Fisher would continue to learn and gain experience from earning his first license onward. His hobby slowly evolved into a career. An employer of Fisher’s owned a King Air Turboprop - a high-end, multi-engine jet - and was looking for a backup pilot. Wanting to take up the reins of that jet, Fisher worked to get the proper certification needed to be the backup pilot.

It was just a matter of time before the world of piloting and aviation took over Fisher’s career.

"At some point, I decided to change careers again and do flight training and commercial piloting," said Fisher. "I was finding flying more interesting and challenging than the job I had at the time."

Fisher spent time as a charter pilot and commercial pilot, he passed along his knowledge as flight trainer, and he flew in his free time whenever he got the chance. With an ever-growing passion, working to become the best pilot he could came as simply as taking a breath. And you don’t have the kind of success Fisher has had without making safety one your highest values. But to Fisher, keeping his passengers safe is just another part of the hobby and profession he has grown so fond of. It’s just as important as the freedom the sky offers.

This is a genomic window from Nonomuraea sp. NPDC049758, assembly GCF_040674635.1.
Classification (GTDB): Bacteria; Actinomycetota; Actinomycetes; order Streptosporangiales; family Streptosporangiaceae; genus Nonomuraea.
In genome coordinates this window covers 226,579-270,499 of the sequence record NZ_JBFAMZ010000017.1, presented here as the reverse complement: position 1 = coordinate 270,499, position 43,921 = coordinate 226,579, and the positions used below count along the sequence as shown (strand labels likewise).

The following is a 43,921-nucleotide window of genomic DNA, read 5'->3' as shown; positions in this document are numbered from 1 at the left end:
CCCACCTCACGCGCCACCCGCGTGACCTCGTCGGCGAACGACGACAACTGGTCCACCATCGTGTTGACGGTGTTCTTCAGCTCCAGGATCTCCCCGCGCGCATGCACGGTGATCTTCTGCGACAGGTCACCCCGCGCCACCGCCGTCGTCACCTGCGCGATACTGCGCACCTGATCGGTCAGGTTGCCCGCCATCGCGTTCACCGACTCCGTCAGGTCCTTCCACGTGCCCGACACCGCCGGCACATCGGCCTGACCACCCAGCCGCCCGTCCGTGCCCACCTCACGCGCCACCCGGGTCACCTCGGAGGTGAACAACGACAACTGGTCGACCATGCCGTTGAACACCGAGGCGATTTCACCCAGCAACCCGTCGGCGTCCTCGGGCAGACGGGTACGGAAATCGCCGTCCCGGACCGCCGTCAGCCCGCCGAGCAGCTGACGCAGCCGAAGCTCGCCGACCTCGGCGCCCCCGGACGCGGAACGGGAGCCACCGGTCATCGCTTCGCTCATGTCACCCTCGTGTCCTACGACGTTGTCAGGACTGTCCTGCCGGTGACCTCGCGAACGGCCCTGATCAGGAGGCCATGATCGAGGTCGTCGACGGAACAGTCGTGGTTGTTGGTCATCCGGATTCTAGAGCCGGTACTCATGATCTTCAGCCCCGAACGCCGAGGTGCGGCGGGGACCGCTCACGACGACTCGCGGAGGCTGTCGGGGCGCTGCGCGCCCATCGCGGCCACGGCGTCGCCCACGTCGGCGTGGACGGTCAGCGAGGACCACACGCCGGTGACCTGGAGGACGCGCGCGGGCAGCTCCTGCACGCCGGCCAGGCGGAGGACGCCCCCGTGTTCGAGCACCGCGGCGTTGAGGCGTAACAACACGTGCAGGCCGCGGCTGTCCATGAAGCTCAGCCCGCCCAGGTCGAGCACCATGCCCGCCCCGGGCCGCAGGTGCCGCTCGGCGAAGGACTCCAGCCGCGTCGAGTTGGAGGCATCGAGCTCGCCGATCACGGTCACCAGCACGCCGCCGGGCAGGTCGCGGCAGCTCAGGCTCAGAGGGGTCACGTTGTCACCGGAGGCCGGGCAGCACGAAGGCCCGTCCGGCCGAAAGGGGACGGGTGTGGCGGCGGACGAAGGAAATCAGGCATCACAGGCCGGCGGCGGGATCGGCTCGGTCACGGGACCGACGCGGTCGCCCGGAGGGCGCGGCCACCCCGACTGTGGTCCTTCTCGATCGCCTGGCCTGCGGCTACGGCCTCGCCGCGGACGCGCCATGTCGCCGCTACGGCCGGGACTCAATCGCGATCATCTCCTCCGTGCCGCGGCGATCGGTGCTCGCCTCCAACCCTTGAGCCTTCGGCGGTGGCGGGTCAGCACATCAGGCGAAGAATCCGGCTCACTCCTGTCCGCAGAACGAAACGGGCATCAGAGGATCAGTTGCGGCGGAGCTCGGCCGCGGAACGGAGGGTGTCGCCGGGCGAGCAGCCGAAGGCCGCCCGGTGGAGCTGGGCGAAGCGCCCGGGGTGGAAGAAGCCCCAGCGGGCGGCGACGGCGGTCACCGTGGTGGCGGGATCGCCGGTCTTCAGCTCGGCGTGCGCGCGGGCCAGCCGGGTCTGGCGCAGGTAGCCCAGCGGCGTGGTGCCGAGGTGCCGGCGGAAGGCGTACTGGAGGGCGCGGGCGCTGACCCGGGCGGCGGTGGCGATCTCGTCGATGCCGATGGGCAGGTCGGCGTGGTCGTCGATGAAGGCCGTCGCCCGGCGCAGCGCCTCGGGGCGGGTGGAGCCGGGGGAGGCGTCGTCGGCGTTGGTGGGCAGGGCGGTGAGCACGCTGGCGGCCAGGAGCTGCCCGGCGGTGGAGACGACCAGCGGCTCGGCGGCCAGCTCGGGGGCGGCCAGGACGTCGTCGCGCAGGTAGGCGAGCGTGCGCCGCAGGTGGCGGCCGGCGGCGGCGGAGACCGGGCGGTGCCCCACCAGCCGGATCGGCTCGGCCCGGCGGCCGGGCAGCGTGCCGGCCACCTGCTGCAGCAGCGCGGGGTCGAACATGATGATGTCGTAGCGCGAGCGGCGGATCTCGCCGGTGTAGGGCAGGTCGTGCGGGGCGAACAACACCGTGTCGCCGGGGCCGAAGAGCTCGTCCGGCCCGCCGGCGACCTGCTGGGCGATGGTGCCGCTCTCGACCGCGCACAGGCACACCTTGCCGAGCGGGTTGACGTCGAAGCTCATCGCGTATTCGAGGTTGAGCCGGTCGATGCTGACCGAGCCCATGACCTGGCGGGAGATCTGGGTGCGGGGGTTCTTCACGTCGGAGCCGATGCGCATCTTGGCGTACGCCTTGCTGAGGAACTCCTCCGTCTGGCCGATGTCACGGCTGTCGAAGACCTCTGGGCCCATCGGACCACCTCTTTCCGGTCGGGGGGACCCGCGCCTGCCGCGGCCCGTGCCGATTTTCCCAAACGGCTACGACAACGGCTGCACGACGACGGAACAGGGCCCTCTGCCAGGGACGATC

"Anybody that flies as many hours as I have will experience some situations that require good decision-making and piloting skills," said Fisher. "The times that I have had to overcome adversities while piloting were just part of the task at the time. I remember one time when the passengers commented after the flight that they didn't know anything was wrong. That, to me, was the best compliment I could receive. Knowing how to fly, and what to do when things weren't going the way they should, is part and parcel of being a good pilot."

Fisher is still flying. He likes to hop in his Cessna Cardinal 177B and take to the skies with his Wife (and "best passenger") Marsha and visit friends, go on vacation, or just go any place he and Marsha can think up. Being the pilot’s pilot he is, Fisher even likes to take his Cessna out in inclimate weather with numerous clouds and low visibility just to keep his ability to fly by cockpit instruments alone sharp and honed.

There doesn’t seem to be any signs of stopping for Fisher. Piloting and teaching has become part of who he is.

"I will continue to fly, to share my knowledge with others, and to give back to the aviation community by teaching and by doing weather briefings," said fisher. "Flying adds a huge dimension to my life, having been the means for me to go places that I never would have gone to, and being the means for me to meet many, many people and develop relationships that never would have come my way otherwise. I have had experiences and opportunities simply because I am a pilot. If you get a chance to fly, take it. You never know where that may lead."